The World Bank on December 10 said donors have approved the transfer of $280 million from a frozen trust fund to two aid agencies to help Afghanistan respond to its humanitarian crisis.
The funds will be transferred by the end of the year from the Afghanistan Reconstruction Trust Fund (ARTF) to two UN programs, UNICEF and the World Food Program (WFP), the World Bank said.
"This decision is the first step to repurpose funds in the ARTF portfolio to provide humanitarian assistance to the people of Afghanistan at this critical time," the World Bank said in a statement.
The WFP will receive $180 million to scale up food security and nutrition operations, while UNICEF will receive $100 million to provide essential health services.
Money from the ARTF “will enable UNICEF to provide 12.5 million people with basic and essential health services and vaccinate 1 million people, while WFP will be able to provide 2.7 million people with food assistance and nearly 840,000 mothers and children with nutrition assistance," the World Bank statement added.
The World Bank said it would continue to work with ARTF donors to unlock additional funds to support the Afghan people.
The money will be used to boost food security and health programs in Afghanistan as it faces a severe economic and humanitarian crisis going into the winter months.
The United Nations has warned that nearly 23 million people -- about 55 percent of the population -- are facing extreme levels of hunger.
The United States and other donors cut off financial aid in August after the Taliban overran the country as the Western-backed government collapsed and the U.S. military and other international forces withdrew.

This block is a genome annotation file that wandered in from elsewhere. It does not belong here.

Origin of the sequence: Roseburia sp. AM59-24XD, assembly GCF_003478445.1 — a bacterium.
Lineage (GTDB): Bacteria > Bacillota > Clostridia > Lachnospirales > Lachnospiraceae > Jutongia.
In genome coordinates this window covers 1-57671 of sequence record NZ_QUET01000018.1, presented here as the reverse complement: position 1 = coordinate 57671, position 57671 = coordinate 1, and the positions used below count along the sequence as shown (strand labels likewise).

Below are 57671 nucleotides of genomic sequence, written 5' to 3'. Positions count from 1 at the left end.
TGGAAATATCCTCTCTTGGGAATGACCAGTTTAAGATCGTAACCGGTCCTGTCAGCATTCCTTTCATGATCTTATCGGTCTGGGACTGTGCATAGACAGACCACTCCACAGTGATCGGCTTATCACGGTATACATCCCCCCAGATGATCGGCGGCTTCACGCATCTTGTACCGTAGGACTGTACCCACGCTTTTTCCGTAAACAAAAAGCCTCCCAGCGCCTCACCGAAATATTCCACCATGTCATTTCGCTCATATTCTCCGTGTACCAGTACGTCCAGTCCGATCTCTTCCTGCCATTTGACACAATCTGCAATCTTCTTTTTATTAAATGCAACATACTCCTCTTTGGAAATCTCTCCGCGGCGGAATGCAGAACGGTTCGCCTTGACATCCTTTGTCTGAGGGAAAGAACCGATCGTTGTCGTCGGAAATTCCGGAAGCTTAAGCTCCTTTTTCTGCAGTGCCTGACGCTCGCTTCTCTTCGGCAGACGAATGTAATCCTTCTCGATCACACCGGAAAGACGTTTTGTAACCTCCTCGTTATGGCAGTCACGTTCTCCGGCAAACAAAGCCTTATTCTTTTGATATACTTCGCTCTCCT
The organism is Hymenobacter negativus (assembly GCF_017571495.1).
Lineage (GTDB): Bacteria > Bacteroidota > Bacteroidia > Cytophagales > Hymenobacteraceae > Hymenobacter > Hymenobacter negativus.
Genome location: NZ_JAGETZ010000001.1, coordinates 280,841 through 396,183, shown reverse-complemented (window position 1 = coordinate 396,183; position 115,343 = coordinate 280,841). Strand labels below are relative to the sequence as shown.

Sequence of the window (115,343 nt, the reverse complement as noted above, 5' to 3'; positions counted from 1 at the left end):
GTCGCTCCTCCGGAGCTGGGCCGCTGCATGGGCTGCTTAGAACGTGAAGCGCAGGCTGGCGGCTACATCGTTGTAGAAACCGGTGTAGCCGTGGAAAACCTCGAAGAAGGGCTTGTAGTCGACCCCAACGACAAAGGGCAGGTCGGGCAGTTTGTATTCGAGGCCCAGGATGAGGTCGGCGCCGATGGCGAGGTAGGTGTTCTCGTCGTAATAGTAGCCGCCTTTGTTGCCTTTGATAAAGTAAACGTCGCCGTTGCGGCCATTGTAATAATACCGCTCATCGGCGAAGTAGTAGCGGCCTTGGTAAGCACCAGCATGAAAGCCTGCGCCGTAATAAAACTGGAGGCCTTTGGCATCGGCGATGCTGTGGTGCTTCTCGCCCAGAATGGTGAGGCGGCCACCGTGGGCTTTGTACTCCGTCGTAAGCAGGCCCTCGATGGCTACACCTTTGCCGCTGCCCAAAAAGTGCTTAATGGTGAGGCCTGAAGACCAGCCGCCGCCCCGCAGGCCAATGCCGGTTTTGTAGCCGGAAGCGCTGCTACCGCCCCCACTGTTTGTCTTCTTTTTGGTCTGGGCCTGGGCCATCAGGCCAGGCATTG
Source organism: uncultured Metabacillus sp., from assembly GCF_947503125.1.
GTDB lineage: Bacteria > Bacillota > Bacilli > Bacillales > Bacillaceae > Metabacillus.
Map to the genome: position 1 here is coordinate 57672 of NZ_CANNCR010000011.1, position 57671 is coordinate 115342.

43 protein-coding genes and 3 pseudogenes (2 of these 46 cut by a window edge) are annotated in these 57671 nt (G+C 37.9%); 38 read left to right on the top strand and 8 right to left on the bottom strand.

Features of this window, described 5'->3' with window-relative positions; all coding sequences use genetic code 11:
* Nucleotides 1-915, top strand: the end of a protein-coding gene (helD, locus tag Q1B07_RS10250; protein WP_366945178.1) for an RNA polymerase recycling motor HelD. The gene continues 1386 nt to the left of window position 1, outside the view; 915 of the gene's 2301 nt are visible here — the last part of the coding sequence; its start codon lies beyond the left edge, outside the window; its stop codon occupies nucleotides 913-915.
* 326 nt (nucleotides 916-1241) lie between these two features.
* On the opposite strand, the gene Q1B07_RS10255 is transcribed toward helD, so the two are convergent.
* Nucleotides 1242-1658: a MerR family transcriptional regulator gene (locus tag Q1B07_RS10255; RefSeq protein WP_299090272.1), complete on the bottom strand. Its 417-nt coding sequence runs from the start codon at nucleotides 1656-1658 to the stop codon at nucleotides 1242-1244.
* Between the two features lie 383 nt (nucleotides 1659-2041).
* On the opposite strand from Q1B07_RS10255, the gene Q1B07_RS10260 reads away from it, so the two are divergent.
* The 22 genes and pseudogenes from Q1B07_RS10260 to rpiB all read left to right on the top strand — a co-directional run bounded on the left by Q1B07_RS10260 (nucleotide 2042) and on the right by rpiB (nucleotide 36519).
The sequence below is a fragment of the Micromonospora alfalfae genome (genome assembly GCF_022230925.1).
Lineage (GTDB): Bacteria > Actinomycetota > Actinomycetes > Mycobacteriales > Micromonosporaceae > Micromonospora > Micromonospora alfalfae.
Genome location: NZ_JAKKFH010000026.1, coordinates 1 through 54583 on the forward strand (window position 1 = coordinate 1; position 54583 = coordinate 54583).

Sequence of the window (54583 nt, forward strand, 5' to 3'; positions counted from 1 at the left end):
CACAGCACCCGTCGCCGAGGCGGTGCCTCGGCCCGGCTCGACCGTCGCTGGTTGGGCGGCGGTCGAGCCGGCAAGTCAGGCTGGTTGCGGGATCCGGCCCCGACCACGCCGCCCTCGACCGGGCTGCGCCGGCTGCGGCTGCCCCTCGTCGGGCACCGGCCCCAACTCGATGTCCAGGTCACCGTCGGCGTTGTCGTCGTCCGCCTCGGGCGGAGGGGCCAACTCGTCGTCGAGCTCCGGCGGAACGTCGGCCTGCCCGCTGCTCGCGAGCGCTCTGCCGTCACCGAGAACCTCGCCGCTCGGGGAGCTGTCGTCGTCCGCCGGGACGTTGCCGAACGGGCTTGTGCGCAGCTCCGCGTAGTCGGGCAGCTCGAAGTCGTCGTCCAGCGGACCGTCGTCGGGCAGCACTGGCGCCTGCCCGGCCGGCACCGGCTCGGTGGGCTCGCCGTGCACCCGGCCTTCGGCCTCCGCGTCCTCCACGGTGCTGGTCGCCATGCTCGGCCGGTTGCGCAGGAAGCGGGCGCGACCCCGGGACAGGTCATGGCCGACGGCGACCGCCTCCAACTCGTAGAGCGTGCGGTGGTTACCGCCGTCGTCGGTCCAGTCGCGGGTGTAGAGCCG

In the aftermath the U.S. froze about $9.5 billion of the country's reserves, and the World Bank and International Monetary Fund halted Afghanistan's access to funding.
Any of the 31 ARTF donors could have blocked the transfer by lodging an objection, but they all approved it.
The United States, the largest ARTF donor, confirmed ahead of the decision that Washington would not object, according to Reuters.
The United States on December 10 also formalized guidance allowing personal remittances to flow to Afghanistan. The move provides protection to senders and financial institutions from U.S. sanctions.
The license is being implemented in an effort to ensure people can continue to send support to their families in Afghanistan, a Treasury spokesperson told Reuters. Remittances from family and friends abroad have become critical lifelines for numerous Afghans struggling to buy food and other necessities.
The Treasury Department issued a general license authorizing transactions involving the U.S.-blacklisted Taliban or Haqqani network that are necessary to complete the transfer of noncommercial, personal remittances to Afghanistan, including through Afghan depository institutions.